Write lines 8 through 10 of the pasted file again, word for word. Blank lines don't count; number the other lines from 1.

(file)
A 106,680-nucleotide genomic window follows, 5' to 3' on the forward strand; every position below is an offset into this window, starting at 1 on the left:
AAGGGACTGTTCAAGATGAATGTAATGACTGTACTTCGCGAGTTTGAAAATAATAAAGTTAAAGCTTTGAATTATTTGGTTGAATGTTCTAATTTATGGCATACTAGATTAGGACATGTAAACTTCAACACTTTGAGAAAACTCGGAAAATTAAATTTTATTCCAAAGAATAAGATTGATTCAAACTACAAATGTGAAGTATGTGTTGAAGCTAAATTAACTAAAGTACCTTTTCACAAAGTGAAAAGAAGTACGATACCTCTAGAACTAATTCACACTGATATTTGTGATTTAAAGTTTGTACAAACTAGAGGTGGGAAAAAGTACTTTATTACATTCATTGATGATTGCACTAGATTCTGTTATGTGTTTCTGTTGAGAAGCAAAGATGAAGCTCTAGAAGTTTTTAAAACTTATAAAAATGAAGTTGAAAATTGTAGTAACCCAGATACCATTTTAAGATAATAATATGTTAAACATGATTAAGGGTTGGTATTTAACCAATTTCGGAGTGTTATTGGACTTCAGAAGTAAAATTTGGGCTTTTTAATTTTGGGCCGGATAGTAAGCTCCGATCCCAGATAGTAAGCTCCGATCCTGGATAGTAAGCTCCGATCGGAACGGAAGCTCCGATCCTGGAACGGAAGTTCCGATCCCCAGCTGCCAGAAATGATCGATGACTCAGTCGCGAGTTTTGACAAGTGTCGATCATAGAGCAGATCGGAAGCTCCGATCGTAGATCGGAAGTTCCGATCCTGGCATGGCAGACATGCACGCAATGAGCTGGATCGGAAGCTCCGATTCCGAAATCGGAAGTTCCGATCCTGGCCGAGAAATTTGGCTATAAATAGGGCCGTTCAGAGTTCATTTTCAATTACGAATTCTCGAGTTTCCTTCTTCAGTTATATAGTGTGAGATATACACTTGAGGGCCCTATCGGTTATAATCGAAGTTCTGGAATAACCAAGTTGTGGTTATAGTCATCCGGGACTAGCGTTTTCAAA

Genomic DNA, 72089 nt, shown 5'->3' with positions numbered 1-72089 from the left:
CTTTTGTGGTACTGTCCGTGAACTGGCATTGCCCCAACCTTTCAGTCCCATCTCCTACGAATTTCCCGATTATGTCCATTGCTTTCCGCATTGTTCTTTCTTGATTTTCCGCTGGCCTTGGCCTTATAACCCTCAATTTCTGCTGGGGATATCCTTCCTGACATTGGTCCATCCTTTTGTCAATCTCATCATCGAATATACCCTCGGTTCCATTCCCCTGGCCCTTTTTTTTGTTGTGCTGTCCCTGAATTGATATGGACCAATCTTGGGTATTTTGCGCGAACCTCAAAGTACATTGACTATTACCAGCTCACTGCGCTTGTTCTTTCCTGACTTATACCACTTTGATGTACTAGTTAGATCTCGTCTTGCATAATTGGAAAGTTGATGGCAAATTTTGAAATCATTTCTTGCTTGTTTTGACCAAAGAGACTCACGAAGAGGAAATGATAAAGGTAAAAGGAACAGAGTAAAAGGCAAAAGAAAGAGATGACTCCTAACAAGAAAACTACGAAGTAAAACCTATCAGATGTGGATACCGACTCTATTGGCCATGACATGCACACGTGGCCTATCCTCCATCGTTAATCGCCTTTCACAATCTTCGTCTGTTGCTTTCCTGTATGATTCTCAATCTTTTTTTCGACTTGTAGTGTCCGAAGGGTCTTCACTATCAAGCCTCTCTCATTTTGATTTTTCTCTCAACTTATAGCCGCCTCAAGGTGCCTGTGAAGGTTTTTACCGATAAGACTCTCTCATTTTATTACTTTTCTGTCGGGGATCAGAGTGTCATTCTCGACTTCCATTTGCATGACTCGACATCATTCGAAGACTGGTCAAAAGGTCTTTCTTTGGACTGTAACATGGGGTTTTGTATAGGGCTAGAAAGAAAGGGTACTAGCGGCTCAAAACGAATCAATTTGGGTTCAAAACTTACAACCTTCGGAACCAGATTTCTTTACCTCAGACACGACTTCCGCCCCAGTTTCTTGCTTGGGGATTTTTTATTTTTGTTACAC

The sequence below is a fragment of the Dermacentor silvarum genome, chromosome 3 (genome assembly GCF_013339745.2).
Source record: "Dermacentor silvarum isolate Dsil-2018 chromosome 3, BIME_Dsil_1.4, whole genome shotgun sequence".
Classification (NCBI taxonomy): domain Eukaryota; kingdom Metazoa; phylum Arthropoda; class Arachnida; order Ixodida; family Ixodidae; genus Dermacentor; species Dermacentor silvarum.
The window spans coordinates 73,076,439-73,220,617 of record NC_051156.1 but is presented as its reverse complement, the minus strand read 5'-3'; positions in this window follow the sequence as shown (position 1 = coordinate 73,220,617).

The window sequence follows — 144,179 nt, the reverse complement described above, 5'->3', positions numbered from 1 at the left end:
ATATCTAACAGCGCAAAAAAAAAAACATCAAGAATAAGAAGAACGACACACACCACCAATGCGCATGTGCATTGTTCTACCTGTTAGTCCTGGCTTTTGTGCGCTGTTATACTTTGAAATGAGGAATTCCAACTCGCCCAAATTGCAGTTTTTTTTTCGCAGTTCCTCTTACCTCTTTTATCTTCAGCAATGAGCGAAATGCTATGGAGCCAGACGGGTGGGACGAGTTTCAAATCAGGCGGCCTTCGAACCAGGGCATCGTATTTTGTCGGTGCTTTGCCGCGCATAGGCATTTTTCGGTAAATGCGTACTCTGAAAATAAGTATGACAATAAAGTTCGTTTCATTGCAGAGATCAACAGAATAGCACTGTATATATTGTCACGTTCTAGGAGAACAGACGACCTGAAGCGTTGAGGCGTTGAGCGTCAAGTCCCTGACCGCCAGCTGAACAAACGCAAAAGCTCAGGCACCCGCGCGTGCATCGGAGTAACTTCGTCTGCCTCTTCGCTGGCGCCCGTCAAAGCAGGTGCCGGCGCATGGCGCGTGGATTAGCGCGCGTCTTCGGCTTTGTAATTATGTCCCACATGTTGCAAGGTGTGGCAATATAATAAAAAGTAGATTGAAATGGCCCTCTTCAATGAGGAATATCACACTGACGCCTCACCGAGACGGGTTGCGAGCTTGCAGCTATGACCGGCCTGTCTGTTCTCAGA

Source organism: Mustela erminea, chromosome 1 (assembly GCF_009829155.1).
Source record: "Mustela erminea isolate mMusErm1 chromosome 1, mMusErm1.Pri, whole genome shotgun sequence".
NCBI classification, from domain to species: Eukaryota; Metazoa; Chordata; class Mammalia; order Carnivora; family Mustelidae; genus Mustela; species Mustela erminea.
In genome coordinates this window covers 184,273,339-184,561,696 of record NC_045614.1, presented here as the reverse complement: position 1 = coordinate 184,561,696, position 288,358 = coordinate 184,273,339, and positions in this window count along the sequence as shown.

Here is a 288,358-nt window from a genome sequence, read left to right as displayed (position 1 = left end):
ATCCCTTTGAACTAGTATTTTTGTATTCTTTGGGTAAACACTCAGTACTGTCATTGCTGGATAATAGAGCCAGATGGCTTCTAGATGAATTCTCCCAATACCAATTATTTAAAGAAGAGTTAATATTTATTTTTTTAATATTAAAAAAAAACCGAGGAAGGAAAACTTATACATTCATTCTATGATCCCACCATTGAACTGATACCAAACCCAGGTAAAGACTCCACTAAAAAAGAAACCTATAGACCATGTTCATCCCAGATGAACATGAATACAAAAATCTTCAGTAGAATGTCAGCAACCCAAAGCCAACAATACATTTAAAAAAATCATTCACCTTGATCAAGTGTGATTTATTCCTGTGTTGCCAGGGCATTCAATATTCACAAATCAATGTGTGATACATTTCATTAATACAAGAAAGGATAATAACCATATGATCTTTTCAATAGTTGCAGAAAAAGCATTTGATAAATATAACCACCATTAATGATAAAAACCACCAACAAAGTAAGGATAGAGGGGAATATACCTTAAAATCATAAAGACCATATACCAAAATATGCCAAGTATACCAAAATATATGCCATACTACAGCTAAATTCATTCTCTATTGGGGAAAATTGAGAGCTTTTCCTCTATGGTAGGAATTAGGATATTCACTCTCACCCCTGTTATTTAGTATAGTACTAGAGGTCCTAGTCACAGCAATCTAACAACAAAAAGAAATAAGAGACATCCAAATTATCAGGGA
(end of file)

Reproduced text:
The window spans coordinates 73,076,439-73,220,617 of record NC_051156.1 but is presented as its reverse complement, the minus strand read 5'-3'; positions in this window follow the sequence as shown (position 1 = coordinate 73,220,617).

The window sequence follows — 144,179 nt, the reverse complement described above, 5'->3', positions numbered from 1 at the left end:
ATATCTAACAGCGCAAAAAAAAAAACATCAAGAATAAGAAGAACGACACACACCACCAATGCGCATGTGCATTGTTCTACCTGTTAGTCCTGGCTTTTGTGCGCTGTTATACTTTGAAATGAGGAATTCCAACTCGCCCAAATTGCAGTTTTTTTTTCGCAGTTCCTCTTACCTCTTTTATCTTCAGCAATGAGCGAAATGCTATGGAGCCAGACGGGTGGGACGAGTTTCAAATCAGGCGGCCTTCGAACCAGGGCATCGTATTTTGTCGGTGCTTTGCCGCGCATAGGCATTTTTCGGTAAATGCGTACTCTGAAAATAAGTATGACAATAAAGTTCGTTTCATTGCAGAGATCAACAGAATAGCACTGTATATATTGTCACGTTCTAGGAGAACAGACGACCTGAAGCGTTGAGGCGTTGAGCGTCAAGTCCCTGACCGCCAGCTGAACAAACGCAAAAGCTCAGGCACCCGCGCGTGCATCGGAGTAACTTCGTCTGCCTCTTCGCTGGCGCCCGTCAAAGCAGGTGCCGGCGCATGGCGCGTGGATTAGCGCGCGTCTTCGGCTTTGTAATTATGTCCCACATGTTGCAAGGTGTGGCAATATAATAAAAAGTAGATTGAAATGGCCCTCTTCAATGAGGAATATCACACTGACGCCTCACCGAGACGGGTTGCGAGCTTGCAGCTATGACCGGCCTGTCTGTTCTCAGA